Alan Turing however believed that the spirit of a person would survive the death of the body. In 1930 (aged 18) he was deeply affected by the death of Christopher Morcom, his teenage (and unrequited) lover. The exhibition presents a series of letters and essays that Turing wrote to Morcom’s mother in which he describes not only his love for Christopher, but also the first concepts about the nature of thinking which will be fundamental for all the future developments of artificial intelligence. It is a powerful display which once again combines in a unique way the personal life of Turing with his scientific insights, and let us fully appreciate the extent of how important his thinking has been.

    Alan Turing died on 7 June 1954, aged 41. His work saved Great Britain from the war, and it largely shaped the way we live now in a world deeply affected by computers. This exhibition is not only a tribute to his life, but a wonderful example of how exhibitions can be powerful tools to keep us thinking and go forward for a just society. There’s no better way to describe the work of the curator and the team that developed this exhibition than with Turing’s own words: “I know I must put as much energy if not as much interest into my work as if he were alive, because this is what he would like me to do”.

    Notes

    1) The sixth section of the exhibition presents three interactive exhibits to show some of the principles of computing: looping (the repetition of certain commands, for instance looking up data from input devices); variables (handling of different data in the same way); and conditionals (decision steps based on certain circumstances). Although the content definitely fits into the subject of Turing’s work, I found these exhibits somehow disconnected from the main exhibition. Hands on exhibits can be a great way to explain certain concepts, and I’m sure part of the audience of the Science Museum will appreciate them. However “Codebreaker” is a powerful exhibition which brings real objects to life and exposes, in a deeply emotional way, their significance in understanding the work and life of Alan Turing. For me it was unnecessary to further explain these three computing principles, and these exhibits are in fact more like the germ of a whole new exhibition than an addition to the existing one.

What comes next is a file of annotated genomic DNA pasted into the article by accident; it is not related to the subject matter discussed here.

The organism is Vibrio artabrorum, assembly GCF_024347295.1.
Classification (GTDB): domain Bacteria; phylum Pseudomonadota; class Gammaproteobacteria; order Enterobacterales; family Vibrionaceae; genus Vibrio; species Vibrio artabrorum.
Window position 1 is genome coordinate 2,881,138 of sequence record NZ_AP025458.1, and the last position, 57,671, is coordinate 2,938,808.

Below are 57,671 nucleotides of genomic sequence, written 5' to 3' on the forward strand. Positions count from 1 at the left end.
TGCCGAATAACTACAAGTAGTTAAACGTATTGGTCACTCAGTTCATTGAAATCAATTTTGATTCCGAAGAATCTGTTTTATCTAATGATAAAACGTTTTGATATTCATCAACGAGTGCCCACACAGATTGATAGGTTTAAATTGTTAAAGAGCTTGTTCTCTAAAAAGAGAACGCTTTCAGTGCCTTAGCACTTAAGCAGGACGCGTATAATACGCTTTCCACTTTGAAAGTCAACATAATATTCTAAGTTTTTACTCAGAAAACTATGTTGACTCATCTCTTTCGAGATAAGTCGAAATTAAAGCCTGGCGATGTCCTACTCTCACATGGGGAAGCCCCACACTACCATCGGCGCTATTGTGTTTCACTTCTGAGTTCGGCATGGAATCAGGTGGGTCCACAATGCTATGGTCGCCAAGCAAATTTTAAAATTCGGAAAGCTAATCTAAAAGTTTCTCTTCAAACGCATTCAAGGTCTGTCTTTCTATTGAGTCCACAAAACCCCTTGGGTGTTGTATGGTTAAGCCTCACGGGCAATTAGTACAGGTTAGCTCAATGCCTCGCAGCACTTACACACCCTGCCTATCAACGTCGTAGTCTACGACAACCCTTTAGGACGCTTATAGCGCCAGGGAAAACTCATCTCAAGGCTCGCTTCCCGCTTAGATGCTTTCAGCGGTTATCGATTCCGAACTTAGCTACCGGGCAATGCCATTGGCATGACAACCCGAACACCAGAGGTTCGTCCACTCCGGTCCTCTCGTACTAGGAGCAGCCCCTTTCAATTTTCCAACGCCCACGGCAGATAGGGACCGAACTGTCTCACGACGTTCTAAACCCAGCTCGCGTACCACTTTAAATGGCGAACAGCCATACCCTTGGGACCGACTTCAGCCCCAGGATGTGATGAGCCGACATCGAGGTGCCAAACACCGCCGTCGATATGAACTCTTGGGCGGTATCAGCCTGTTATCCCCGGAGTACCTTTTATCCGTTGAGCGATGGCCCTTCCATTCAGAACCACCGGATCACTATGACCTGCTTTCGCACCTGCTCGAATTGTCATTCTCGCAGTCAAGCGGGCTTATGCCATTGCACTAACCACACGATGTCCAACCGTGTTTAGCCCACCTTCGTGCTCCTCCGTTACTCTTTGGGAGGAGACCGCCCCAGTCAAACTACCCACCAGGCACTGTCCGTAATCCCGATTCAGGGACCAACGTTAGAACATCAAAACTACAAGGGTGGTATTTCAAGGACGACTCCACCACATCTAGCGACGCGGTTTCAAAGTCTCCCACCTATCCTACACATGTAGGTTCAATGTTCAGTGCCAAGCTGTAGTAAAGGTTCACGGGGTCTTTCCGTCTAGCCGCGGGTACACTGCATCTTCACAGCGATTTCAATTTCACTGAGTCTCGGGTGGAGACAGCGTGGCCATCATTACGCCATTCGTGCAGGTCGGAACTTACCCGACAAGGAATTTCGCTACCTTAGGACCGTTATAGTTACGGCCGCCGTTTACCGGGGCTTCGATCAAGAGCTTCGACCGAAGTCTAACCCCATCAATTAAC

2) From the catalogue of the exhibition and a conversation with the curator I learned that the exhibition team worked closely with Age UK Camden’s “Opening Doors London” project, a group of older gay, lesbian, bisexual and transgender people who informed the team about what it meant to be homosexuals in Britain in the 1950’s. Their conversations were instrumental for the team to understand the feelings, fears and pressure to conform to certain social norms, as well as to acquire the necessary confidence and knowledge to approach the life and legacy of Alan Turing. I found it a very good example of how museums actively involve the public in the development of their activities, acknowledging that the collaboration between museums and the public is essential to produce good exhibitions.